The reason we like to include this book in the curriculum is that it’s a stretch. It was written in a different time and the examples (and sometimes the prose) aren’t easy to relate to as an engineer in the twenty-first century. We want the participants to have to work a little hard to tease the advice out of the stories from a bygone era. This makes them really analyze what they’ve previously learned and reinforces those concepts.

The text can be a little redundant after going through the Effective Manager video course; many of their concepts are the same, but there is value in reinforcing them. And there is plenty of new material that is covered that makes it more than worthwhile.

Wrapping it Up

The curriculum we use for this directed management training program is what I would consider 100- and 200-level course material. It also covers some other practical topics specific to how we do things at FlightAware (e.g. annual reviews) so that they have what they need to get started as a manager here. Broadly, though, the topics covered can be used in any organization with a desire to teach their prospective or new managers the basic set of behaviors required to get the job done, get them to recognize characteristics in themselves that need to be nurtured or modified, and pique their interest in management as a subject for career-long learning.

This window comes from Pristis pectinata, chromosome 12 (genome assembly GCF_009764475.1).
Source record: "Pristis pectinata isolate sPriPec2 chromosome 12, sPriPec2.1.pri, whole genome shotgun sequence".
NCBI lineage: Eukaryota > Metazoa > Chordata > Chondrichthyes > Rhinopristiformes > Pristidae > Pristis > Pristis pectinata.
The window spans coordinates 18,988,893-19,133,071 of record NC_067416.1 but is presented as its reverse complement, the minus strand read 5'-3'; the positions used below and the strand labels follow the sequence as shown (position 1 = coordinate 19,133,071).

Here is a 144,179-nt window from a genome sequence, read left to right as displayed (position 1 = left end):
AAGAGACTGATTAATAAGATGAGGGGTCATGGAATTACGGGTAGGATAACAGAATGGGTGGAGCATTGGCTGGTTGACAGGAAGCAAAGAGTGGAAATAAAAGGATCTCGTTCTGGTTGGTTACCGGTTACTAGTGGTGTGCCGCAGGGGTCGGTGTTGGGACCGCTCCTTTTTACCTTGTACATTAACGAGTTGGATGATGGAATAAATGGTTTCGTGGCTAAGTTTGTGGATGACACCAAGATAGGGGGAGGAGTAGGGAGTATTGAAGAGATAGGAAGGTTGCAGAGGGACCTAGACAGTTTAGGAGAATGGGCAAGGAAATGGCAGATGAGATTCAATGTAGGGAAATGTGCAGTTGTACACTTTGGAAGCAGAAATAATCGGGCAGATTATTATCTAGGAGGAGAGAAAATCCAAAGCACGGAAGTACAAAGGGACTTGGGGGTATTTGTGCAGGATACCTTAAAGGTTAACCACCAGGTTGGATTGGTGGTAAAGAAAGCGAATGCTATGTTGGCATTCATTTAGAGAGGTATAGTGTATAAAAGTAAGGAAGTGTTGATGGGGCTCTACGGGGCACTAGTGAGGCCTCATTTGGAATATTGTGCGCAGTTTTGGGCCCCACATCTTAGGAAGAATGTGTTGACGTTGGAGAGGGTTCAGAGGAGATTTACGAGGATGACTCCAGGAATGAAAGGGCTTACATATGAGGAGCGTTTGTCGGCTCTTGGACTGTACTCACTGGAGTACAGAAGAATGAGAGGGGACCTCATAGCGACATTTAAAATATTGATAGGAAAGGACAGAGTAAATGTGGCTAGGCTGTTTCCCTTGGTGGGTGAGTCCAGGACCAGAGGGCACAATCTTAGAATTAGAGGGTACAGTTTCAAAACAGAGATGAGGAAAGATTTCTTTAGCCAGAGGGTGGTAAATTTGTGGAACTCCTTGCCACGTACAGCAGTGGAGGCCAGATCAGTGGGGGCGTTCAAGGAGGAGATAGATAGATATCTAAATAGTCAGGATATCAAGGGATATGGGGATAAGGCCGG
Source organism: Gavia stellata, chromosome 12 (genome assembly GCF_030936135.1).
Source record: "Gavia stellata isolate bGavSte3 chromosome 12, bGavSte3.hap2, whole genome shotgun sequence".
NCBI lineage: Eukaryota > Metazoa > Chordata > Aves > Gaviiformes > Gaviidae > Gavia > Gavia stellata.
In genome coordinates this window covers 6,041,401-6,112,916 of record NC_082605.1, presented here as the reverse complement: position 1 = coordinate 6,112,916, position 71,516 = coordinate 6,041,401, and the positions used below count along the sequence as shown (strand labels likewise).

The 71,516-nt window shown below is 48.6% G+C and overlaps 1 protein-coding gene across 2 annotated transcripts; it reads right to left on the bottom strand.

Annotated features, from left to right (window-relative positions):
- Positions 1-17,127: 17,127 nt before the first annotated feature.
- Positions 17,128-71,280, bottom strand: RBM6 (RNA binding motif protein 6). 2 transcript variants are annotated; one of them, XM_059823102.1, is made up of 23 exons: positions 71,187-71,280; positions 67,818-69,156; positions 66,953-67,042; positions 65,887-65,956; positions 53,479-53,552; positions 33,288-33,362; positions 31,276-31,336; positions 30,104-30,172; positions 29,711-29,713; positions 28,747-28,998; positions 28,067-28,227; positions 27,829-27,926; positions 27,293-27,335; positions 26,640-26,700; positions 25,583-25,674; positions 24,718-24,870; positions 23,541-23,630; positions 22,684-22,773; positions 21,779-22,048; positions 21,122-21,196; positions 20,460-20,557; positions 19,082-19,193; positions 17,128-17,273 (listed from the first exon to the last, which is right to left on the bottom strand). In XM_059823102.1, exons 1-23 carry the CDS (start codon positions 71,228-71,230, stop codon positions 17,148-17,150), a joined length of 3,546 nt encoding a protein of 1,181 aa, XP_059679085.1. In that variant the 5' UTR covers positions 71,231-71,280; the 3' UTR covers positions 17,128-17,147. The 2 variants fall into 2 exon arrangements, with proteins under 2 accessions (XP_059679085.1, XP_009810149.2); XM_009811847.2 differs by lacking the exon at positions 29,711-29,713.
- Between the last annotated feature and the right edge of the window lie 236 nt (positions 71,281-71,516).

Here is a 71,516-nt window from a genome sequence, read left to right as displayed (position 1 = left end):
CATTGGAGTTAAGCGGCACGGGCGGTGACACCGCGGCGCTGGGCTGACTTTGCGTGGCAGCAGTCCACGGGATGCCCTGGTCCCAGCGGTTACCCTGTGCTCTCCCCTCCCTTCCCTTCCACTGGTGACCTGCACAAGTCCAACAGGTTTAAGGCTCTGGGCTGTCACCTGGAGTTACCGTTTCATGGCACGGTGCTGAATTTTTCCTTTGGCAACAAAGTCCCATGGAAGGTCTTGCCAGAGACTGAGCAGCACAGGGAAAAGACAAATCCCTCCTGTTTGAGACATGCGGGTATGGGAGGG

Appendix: Directed Training Program Curriculum

Here is a collected list of the course material we found helpful when creating this program:

  • Effective Manager Video Course, Manager Tools. We cover the entire video course as part of the class.
  • The Manager’s Path by Camille Fournie. A modern hands-on manual for both aspiring and existing technical leaders. We cover the chapters listed below but I encourage the participants to read further.
    • Chapter 1: Management 101
    • Chapter 2: Mentoring
    • Chapter 3: Tech Lead
    • Chapter 4: Managing People
  • The Effective Executive by Peter F. Drucker. This book provides timeless insight and coaching for development. Again, we only cover part of the book but highly encourage the participants to read the entire work.
    • Chapter 1: Effectiveness Can Be Learned
    • Chapter 2: Know Thy Time
    • Chapter 3: What Can I Contribute?
    • Chapter 4: Making Strength Productive
    • Chapter 5: First Things First
Chadd Mikulin

Chadd Mikulin

Chadd Mikulin is the Vice President of Engineering at FlightAware. For over fifteen years, he has helped grow and promote leaders in the organizations of which he’s been part.